In May 2018 the president named Stephen Feinberg, a reliable Republican donor who had contributed to Trump’s 2016 campaign, to lead the president’s Intelligence Advisory Board, which has been in place since 1956. Feinberg had been considered for another intelligence post, but even some Republicans took note of his lack of qualifications. “As far as I can tell, this individual does not have national security experience,” Sen. Susan Collins, R-Maine, said of Feinberg, “nor does he appear to have experience in intelligence.”
White, the board governance expert, was even tougher in his assessment. “These are terrible appointments,” he said, speaking of Feinberg specifically.
Appointment to the intelligence board does not require Senate confirmation, meaning that Feinberg’s critics could do little to stop it.
Trump isn’t the first president to award donors with board membership, and James Pfiffner, a scholar of the presidency at George Mason University, explained that “board seats are often used to reward political allies, regardless of qualifications.”
President Barack Obama also faced charges of politicizing the intelligence board. A few months after Chuck Hagel, the respected Republican senator from Nebraska who had served in Vietnam, left the board to take charge of the Pentagon in early 2013, 10 of the panel’s members were dismissed without any warning or explanation. Among them was former Rep. Lee Hamilton of Indiana, who had been one of the authors of the much-lauded report on the Sept. 11 terrorist attacks.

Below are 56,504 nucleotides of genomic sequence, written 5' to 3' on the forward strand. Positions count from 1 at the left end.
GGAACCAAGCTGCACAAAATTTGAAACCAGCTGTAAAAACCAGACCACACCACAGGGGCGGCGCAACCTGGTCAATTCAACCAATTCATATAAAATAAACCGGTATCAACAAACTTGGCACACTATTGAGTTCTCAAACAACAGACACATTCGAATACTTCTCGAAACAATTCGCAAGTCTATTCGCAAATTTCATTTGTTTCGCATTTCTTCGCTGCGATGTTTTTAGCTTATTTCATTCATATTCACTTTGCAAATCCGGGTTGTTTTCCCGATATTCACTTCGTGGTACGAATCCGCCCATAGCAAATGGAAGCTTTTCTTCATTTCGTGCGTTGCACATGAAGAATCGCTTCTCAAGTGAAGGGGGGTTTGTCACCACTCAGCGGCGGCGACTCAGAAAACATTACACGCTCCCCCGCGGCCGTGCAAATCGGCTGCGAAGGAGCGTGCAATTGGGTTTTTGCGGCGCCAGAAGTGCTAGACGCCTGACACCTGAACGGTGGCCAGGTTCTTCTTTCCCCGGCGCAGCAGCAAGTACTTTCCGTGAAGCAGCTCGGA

“I didn’t want to stay anyway,” Hamilton recalls, adding that there were “plenty of reasons to kick me off.”
Still, those reasons were never given to Hamilton. The intelligence board eventually added new members, among them a Chicago investor to Obama’s political campaign and the chairman of UPS.
Without discussing any specific names, Hamilton says that heading the intelligence panel is not “the business for an amateur” lacking significant experience. “I don’t want any president to play around with the intelligence community,” he adds.
Even if Obama and other presidents engaged in politics when making board appointments, critics charge that Trump has nominated people who are actively opposed to the missions of the agencies and organizations they are supposed to be supporting.
For example, to the board of Amtrak, Trump appointed Todd Rokita, a former Republican congressman from Indiana. Critics quickly noted that Rokita had voted several times to strip Amtrak of its federal funding. When he was first nominated, progressive detractors branded him “unfit for public office.” Despite that, Rokita appears to be inching toward confirmation by the Senate.